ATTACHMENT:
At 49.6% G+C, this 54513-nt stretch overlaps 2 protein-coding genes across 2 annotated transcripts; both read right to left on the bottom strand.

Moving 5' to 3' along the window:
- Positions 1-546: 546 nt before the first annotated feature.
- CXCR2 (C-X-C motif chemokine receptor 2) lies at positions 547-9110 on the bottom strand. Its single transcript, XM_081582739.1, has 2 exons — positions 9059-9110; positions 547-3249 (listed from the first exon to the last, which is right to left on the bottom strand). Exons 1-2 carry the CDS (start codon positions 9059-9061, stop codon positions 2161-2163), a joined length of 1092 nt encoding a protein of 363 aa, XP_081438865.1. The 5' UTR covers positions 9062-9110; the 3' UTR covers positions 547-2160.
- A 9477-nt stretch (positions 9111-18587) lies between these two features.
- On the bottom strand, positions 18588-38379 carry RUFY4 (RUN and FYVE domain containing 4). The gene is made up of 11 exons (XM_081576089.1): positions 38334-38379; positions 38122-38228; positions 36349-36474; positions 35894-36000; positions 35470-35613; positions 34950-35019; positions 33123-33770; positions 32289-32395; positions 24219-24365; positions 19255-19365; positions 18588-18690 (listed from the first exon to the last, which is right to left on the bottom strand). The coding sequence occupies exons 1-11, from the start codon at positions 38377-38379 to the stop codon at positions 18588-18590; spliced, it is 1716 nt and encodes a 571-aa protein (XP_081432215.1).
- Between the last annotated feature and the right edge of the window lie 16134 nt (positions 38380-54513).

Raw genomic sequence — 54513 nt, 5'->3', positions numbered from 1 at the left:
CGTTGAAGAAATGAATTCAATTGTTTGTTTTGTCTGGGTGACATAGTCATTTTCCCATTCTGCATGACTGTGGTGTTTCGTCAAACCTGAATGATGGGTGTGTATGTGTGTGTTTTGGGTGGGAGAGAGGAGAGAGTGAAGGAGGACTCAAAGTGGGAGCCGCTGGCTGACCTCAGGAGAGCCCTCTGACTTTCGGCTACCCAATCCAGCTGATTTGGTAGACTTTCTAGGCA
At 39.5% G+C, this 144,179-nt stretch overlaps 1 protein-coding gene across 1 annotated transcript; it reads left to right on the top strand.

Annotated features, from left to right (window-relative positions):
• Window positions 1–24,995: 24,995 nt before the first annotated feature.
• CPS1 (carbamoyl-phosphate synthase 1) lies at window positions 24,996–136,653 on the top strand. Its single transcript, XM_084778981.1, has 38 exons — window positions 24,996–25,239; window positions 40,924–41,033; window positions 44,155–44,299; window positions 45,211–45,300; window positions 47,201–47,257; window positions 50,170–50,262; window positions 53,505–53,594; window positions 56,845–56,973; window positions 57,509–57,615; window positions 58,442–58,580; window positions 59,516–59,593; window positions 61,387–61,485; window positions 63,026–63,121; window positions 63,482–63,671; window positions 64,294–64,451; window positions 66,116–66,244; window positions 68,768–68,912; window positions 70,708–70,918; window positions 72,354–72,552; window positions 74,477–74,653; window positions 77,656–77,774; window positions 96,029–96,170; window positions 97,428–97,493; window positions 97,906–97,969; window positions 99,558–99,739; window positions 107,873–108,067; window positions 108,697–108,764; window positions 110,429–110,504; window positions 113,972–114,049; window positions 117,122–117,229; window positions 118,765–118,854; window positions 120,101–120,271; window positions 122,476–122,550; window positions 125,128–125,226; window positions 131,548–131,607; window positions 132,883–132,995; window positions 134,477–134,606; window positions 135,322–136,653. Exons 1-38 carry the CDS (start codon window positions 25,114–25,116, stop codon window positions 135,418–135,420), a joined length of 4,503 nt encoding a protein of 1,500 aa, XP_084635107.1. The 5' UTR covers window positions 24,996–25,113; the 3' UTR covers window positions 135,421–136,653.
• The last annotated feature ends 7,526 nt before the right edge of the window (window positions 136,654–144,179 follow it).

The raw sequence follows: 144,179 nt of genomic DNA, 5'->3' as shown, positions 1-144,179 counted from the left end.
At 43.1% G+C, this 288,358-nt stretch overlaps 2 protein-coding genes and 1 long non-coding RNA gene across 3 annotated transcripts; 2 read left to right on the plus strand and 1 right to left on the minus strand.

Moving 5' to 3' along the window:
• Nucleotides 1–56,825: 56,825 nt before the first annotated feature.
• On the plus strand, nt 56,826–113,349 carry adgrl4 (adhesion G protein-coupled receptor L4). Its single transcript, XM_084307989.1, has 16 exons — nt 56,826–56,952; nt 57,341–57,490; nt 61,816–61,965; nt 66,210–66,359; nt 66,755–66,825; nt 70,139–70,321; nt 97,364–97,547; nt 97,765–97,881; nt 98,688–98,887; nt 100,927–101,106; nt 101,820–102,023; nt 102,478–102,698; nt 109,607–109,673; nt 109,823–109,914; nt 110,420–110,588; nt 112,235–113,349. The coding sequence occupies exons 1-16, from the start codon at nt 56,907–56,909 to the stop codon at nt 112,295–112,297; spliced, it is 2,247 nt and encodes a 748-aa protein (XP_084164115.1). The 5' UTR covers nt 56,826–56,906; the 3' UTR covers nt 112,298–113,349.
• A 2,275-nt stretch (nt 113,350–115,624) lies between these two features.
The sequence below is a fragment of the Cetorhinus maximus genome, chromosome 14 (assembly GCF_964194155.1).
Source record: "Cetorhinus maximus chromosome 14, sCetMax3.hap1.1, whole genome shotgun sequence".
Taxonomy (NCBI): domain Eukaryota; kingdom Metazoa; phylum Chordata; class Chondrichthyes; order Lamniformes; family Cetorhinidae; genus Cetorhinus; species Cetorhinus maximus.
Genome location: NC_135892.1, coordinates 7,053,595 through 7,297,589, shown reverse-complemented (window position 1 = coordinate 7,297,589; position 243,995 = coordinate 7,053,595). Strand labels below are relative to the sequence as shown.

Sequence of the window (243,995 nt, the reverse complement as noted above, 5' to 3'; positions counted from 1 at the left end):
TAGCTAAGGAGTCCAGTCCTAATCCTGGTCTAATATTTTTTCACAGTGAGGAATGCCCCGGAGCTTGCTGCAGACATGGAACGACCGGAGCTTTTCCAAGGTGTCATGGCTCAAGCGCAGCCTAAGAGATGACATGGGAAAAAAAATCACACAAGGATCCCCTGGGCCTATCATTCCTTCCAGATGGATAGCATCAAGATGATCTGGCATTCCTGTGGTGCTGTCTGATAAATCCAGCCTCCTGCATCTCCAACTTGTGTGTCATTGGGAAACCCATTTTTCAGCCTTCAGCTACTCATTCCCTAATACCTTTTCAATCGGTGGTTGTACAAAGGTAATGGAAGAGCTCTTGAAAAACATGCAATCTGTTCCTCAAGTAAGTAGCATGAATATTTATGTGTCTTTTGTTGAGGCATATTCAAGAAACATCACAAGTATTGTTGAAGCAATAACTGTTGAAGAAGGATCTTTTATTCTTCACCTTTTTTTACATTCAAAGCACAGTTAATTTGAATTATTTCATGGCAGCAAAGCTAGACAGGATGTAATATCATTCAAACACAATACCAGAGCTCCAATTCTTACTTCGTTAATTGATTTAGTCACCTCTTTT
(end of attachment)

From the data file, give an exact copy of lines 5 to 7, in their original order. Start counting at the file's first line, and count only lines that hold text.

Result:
- A 9477-nt stretch (positions 9111-18587) lies between these two features.
- On the bottom strand, positions 18588-38379 carry RUFY4 (RUN and FYVE domain containing 4). The gene is made up of 11 exons (XM_081576089.1): positions 38334-38379; positions 38122-38228; positions 36349-36474; positions 35894-36000; positions 35470-35613; positions 34950-35019; positions 33123-33770; positions 32289-32395; positions 24219-24365; positions 19255-19365; positions 18588-18690 (listed from the first exon to the last, which is right to left on the bottom strand). The coding sequence occupies exons 1-11, from the start codon at positions 38377-38379 to the stop codon at positions 18588-18590; spliced, it is 1716 nt and encodes a 571-aa protein (XP_081432215.1).
- Between the last annotated feature and the right edge of the window lie 16134 nt (positions 38380-54513).